Appellate Court Finds Rational Basis For Area Variances And Holds Plaintiff Lacked Standing

Respondents Steven and Jennifer Kitchen (“the Kitchens”) sought to build a residence on real property they owned near Lake George in the Town of Queensbury. The Kitchens applied to Town Zoning Board of Appeals for area variances from requirements for the removal of vegetation and from setbacks for stormwater infiltration devices.  The ZBA granted the Kitchens' variance requests.  Petitioner David M. Klein (“Klein”), a professional engineer who claimed to be representing neighbors opposed to the Kitchens' project, requested determinations from the Town's zoning administrator on several issues related to the project.  He then appealed to the ZBA, which dismissed the appeal for lack of standing. Petitioners commenced a CPLR Article 78 proceeding seeking review of the ZBA's determinations to grant the area variances and of the ZBA’s dismissal of Klein's appeal.  The Supreme Court dismissed the petition, and Petitioners appealed.

The Appellate Division, Third Department noted that the notice of appeal to the ZBA listed Klein's engineering firm as the appellant and Klein as the appellant's agent. As neither Klein nor his firm showed any specialized harm or owned property near the Kitchens' property, the court held that Klein lacked standing in his individual capacity and as an agent of his firm. Accordingly, the Court affirmed the ZBA’s dismissal due to lack of standing.  As to the area variances, the ZBA members acknowledged that there were potential problems from clearing so much vegetation from the property, but stated they were impressed by the Kitchens' extensive efforts to mitigate the impact by including stormwater mitigation measures absent from neighboring properties. Thus, considering the evidence presented at the hearing, which was continued over several months, and giving due deference to the ZBA’s determinations and underlying findings of fact, the Court held that the ZBA's determination to grant the area variances was rational and not arbitrary.  Accordingly, the Supreme Court’s decision to dismiss the petition as affirmed.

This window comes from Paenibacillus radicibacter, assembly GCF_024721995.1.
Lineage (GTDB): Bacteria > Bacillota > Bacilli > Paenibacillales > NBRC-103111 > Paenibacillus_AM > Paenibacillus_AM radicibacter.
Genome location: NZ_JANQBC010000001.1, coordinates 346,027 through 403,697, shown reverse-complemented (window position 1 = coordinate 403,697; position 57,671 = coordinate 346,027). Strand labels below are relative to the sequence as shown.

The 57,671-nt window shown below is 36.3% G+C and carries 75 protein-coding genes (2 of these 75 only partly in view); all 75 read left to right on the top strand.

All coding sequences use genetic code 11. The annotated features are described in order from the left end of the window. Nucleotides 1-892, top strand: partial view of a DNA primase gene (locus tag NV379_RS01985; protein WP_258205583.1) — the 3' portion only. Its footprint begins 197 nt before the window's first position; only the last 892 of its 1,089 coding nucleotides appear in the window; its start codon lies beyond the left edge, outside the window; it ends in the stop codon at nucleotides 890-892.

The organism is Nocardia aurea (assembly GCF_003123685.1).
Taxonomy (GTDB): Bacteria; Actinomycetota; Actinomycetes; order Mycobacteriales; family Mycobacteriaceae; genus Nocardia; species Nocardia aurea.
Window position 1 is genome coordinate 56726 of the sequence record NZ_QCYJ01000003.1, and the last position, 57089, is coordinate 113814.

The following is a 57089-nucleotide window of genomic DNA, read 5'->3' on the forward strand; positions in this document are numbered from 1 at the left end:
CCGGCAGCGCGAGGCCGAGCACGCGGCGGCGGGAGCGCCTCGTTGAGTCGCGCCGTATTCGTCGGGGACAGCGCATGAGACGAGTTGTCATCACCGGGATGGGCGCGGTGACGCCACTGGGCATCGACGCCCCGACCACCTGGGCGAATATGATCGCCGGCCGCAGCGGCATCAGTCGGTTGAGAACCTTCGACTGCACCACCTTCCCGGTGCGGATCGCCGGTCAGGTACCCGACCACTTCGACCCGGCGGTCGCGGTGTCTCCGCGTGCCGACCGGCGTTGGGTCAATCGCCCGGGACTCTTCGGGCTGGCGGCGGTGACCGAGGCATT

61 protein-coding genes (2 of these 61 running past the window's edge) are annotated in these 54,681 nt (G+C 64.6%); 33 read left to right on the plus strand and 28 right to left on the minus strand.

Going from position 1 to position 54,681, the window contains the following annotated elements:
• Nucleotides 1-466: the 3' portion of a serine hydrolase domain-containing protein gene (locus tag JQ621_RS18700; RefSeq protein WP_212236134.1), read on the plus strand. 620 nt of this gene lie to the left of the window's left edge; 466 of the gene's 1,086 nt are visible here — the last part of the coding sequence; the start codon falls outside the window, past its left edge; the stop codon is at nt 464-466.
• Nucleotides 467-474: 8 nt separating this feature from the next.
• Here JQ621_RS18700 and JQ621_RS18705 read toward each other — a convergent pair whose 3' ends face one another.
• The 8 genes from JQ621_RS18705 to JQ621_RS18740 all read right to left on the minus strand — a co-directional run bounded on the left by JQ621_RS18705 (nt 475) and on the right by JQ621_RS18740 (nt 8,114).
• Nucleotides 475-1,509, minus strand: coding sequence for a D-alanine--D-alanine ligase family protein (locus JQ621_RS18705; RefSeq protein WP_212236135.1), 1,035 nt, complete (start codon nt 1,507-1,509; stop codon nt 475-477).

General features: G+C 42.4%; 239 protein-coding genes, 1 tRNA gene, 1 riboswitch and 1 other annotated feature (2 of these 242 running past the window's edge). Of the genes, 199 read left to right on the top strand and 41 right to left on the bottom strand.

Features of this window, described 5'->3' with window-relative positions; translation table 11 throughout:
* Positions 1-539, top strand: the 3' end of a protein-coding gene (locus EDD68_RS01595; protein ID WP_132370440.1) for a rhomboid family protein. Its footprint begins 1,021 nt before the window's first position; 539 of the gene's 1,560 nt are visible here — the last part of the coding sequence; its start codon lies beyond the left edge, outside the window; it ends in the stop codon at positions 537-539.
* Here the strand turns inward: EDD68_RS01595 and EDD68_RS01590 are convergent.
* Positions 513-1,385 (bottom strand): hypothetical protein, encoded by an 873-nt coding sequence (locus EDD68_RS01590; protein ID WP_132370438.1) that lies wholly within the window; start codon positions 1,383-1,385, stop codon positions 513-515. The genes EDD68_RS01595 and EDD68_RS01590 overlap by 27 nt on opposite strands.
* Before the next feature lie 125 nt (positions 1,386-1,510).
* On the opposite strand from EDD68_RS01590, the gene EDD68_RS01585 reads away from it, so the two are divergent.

The case was Fund for Lake George, Inc. v Town of Queensbury Zoning Board of Appeals, 126 A.D.3d 1152 (3d Dep’t 2015).

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